after dinner sneeze

a lot of g says, t says

kanella kwietly kicking ass

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t says:  There are some restaurants that we here at adsz have done a disservice.  How?  Well, there are some really great ones out there, and, while we tell people about them all the time, we have so few reviews!  Furthermore, press like Philly Mag (a suggests: in an attempt to be relevant?) disses them by placing them somewhere on the back 25 of their top 50 list, behind snooze-fests like Stateside, Il Pittore, Le Virtu, and Jamonera … I’m talking about Kanella.  Helmed by crazy-piercing-eyed Chef Konstantinos Pitsillides, Kanella has, over the years, cranked out some super-delightful dinners with flavor combinations that are still interesting and novel.  And while the servers all seem to have a dash of  weirdness, we at least appreciate their enthusiasm/energy.  As a matter of fact, g and I ate there with v and another friend (a was MIA) just the other night …

February 2013, Friday Dinner, Party of 4.  We arrived to an all-too-familiar experience when visiting Kanella: the wait.  It seems that dinner reservation times are always met with some kind of wait.  This time wasn’t too bad – about 5-10 minutes.  Fortunately, we were allowed to wait inside and not in that super-dinky-ante-room-thingee where we would have surely frozen.  Is a wait forgivable?  No, not really, but I did see the patrons hanging out at the soon-to-be-ours table, with the check paid, just lingering, so I can’t really blame the restaurant (can I?), rather, other people.  But what was cool was the opportunity to greet Chef as he walked around the room, as for all the press he gets for his crazy memos outside his kitchen window, I had never once heard him actually talk.  He was a little stiff, but I can’t say I was much better at trying to get a conversation to flow – it’s just his piercing blue eyes!

After we sat, we were greeted by our server, who, also typical of the Kanella experience, was just a little weird.  There was something in his verbosity that had us all chuckling, albeit a little uncomfortably – but that’s ok because we warmed up to him nicely.  Furthermore, he was very attentive, well-informed, and made everything sound wonderful, so he gets an A+ for the evening.

Now on to the food …

If you eat at Kanella, the “Dips of the Day” are pretty much obligatory.  Made of whatever vegetables they happen to have on hand, the spreads are always so lively and fresh that you wish you could just pull out an ampule of dip at work to spruce up your ho-hum lunch (it’d make “baked potato day” a whole lot more interesting … that’s right – some of you know what I’m talking about).  The octopus and [free] salad (Kanella very frequently realizes diners are waiting and will send out food) were both nice starters to the meal, waking up our palates with smoky tentacles and bright greens.  And after that, Kanella churned out three ridiculously good dishes of food (it was actually four dishes, but two of us got the same thing), just the kind to warm you up on a frickin-freezing-cold night.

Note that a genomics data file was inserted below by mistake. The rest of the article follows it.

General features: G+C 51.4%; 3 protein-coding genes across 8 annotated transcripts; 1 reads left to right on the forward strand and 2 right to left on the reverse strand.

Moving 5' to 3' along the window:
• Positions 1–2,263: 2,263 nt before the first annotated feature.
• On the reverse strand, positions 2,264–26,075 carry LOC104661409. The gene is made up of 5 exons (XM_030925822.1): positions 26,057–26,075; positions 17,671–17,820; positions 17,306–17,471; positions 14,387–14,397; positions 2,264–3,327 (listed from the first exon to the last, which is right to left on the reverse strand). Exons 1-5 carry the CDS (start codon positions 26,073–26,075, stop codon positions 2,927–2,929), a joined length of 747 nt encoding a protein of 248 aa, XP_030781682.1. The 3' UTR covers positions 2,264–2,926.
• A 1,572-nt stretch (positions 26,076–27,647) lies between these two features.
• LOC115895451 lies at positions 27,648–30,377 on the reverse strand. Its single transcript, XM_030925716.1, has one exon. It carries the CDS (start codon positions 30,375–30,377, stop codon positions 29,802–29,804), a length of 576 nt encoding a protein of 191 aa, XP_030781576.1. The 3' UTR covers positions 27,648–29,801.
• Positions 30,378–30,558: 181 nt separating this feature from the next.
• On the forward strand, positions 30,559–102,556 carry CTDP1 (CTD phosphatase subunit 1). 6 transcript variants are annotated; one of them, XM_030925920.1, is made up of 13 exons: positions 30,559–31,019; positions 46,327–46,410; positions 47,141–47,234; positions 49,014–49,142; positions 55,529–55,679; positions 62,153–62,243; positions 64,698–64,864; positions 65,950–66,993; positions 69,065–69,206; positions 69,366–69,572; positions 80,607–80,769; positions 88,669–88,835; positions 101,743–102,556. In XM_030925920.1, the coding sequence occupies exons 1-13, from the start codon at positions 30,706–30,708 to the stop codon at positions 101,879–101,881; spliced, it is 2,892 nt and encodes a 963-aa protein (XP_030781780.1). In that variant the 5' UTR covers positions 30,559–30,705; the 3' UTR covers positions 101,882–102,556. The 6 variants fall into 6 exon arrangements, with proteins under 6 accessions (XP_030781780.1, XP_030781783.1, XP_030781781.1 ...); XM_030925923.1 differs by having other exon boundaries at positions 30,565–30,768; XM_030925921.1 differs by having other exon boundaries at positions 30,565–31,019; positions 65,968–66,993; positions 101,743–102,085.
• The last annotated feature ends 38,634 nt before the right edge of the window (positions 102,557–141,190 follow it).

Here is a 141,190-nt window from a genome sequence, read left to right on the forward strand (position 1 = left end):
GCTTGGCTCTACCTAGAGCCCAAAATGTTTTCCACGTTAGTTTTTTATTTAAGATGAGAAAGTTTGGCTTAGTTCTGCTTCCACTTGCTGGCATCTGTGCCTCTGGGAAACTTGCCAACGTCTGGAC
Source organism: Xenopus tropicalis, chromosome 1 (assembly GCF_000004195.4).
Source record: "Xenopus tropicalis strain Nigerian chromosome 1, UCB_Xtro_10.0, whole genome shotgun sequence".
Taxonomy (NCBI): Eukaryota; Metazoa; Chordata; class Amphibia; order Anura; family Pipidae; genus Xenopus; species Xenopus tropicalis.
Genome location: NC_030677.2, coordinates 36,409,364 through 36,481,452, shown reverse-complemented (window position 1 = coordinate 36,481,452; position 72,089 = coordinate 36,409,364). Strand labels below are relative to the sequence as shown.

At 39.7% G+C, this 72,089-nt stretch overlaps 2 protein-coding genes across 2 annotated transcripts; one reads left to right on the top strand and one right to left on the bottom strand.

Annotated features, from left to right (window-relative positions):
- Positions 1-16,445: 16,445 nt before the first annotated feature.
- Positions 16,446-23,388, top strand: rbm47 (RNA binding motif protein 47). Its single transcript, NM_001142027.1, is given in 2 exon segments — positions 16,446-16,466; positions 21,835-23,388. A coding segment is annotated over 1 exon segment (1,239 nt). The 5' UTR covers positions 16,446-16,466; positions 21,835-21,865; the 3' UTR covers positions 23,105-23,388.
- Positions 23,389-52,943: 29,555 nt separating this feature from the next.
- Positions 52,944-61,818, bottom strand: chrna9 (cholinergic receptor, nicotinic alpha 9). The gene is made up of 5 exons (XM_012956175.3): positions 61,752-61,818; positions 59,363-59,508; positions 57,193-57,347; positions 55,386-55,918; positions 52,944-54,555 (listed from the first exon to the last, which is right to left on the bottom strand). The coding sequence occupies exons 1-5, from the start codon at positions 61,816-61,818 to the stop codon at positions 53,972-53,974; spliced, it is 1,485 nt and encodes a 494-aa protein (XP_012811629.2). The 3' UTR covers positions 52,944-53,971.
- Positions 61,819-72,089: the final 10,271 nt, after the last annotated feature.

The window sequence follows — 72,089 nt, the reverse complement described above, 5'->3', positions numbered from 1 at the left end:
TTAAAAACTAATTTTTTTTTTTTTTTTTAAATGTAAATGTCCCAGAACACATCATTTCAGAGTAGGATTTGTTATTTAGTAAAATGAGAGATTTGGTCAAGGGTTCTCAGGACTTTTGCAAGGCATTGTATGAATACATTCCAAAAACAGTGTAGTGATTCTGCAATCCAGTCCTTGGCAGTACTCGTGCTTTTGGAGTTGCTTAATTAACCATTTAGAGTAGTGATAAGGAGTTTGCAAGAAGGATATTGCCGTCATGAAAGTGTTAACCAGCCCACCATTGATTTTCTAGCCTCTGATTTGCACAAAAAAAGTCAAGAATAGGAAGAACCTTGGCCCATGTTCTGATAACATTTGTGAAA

oxtail

oxtail

What you see above you is a LOT of [most-likely-braised-and-then-]shredded oxtail, with a few dumplings and a lot of cilantro.  And it was AWESOME.  It was the most uplifted/bright/agile dish of braised meat I have ever had (imagine if you will a cow doing gymnastics), most likely courtesy of lemon and cilantro and one other unidentified green stalk (?celery? ?rhubarb?? chard?).  My mouth was so sad when it was over (but my tummy was full).  I would have liked a few more dumplings to balance against the meat (there were only ~4), but our server graciously gave us more bread (his idea!  we didn’t even ask for it!), so I was happily starched for the evening.

I did not get a chance to snap pics of the goat stew, which I’m told was a winner last night (I was so “in” to my dish I didn’t bother tasting anyone elses).  While I don’t quite have specifics about their experiences, I can say that with nothing left on their plates, they were very much satisfied.  g went for their porkchop which, as she had once before, was scrumptious.  Really, I have  a lack of words here because no one had an ill word to say – and I think that‘s saying something.  Everything had this feeling of warmth and home and comfort that you’d almost forget you’re in a very-busy, loud Philly BYO …

creme brulee

pistachio creme brulee and lemon ice cream in the foreground, baklava and something else in the background

The desserts at Kanella are often in the head-nod-and-say-“pretty good” realm.  And that night was no different.  The pistachio creme brulee was perfectly executed, and when pit against the lemon ice cream that was dynamite (no, really – their ice creams are always wonderful), it was a fantastic combination.  The baklava was chocked full of nuts, which some people might enjoy (I prefer a little more sweet and layers in my baklava), and that other thing (the thing that looks like it’s covered with cheese in the photo), while interesting, was just a little dry.  It’s hard because I am probably completely unqualified to judge these desserts (maybe these are exactly how they’re supposed to be? I’m no Greek), so I guess you’ll just have to try it, yourself!

And the bill?  It was $42/pp (with tax and tip).  That’s not bad at all!  We did bring our own wine, so that was wonderful (thanks, a, for the Riesling!).  It’s a little pricey for a weeknight, but well worth the tariff on the weekend.  So go to Kanella!  I don’t know if it’s “cool” or not, but it’s reliably tasty!

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Written by afterdinnersneeze

12 February 2013 at 9:14am

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